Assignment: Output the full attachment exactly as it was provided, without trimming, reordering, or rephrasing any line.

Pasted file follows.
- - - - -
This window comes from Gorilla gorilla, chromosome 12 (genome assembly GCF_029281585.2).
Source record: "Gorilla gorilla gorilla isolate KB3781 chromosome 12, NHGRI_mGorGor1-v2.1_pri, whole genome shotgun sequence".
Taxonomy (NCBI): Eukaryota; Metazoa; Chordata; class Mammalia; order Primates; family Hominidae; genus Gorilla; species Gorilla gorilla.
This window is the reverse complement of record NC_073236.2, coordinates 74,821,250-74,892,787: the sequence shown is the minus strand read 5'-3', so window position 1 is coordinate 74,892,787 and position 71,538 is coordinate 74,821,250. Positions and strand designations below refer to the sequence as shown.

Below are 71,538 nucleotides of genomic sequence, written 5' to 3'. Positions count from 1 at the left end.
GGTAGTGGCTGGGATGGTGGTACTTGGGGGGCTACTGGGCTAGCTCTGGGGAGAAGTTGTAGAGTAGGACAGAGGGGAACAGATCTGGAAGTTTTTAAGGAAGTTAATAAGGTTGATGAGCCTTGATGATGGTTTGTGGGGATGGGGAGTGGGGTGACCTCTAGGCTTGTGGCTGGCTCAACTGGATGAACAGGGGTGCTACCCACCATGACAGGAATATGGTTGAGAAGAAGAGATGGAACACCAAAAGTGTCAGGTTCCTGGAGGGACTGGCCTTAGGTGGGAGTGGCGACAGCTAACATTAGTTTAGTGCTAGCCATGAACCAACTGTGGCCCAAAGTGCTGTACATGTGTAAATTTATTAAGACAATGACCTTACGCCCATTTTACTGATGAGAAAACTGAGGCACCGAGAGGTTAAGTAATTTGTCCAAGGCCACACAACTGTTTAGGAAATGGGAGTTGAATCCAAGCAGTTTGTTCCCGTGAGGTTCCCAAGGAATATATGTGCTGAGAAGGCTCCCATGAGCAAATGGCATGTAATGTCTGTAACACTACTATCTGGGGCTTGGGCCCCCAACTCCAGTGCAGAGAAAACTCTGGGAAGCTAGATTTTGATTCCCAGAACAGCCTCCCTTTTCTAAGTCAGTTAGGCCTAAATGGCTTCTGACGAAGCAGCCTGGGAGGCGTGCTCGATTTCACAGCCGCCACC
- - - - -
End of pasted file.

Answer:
This window comes from Gorilla gorilla, chromosome 12 (genome assembly GCF_029281585.2).
Source record: "Gorilla gorilla gorilla isolate KB3781 chromosome 12, NHGRI_mGorGor1-v2.1_pri, whole genome shotgun sequence".
Taxonomy (NCBI): Eukaryota; Metazoa; Chordata; class Mammalia; order Primates; family Hominidae; genus Gorilla; species Gorilla gorilla.
This window is the reverse complement of record NC_073236.2, coordinates 74,821,250-74,892,787: the sequence shown is the minus strand read 5'-3', so window position 1 is coordinate 74,892,787 and position 71,538 is coordinate 74,821,250. Positions and strand designations below refer to the sequence as shown.

Below are 71,538 nucleotides of genomic sequence, written 5' to 3'. Positions count from 1 at the left end.
GGTAGTGGCTGGGATGGTGGTACTTGGGGGGCTACTGGGCTAGCTCTGGGGAGAAGTTGTAGAGTAGGACAGAGGGGAACAGATCTGGAAGTTTTTAAGGAAGTTAATAAGGTTGATGAGCCTTGATGATGGTTTGTGGGGATGGGGAGTGGGGTGACCTCTAGGCTTGTGGCTGGCTCAACTGGATGAACAGGGGTGCTACCCACCATGACAGGAATATGGTTGAGAAGAAGAGATGGAACACCAAAAGTGTCAGGTTCCTGGAGGGACTGGCCTTAGGTGGGAGTGGCGACAGCTAACATTAGTTTAGTGCTAGCCATGAACCAACTGTGGCCCAAAGTGCTGTACATGTGTAAATTTATTAAGACAATGACCTTACGCCCATTTTACTGATGAGAAAACTGAGGCACCGAGAGGTTAAGTAATTTGTCCAAGGCCACACAACTGTTTAGGAAATGGGAGTTGAATCCAAGCAGTTTGTTCCCGTGAGGTTCCCAAGGAATATATGTGCTGAGAAGGCTCCCATGAGCAAATGGCATGTAATGTCTGTAACACTACTATCTGGGGCTTGGGCCCCCAACTCCAGTGCAGAGAAAACTCTGGGAAGCTAGATTTTGATTCCCAGAACAGCCTCCCTTTTCTAAGTCAGTTAGGCCTAAATGGCTTCTGACGAAGCAGCCTGGGAGGCGTGCTCGATTTCACAGCCGCCACC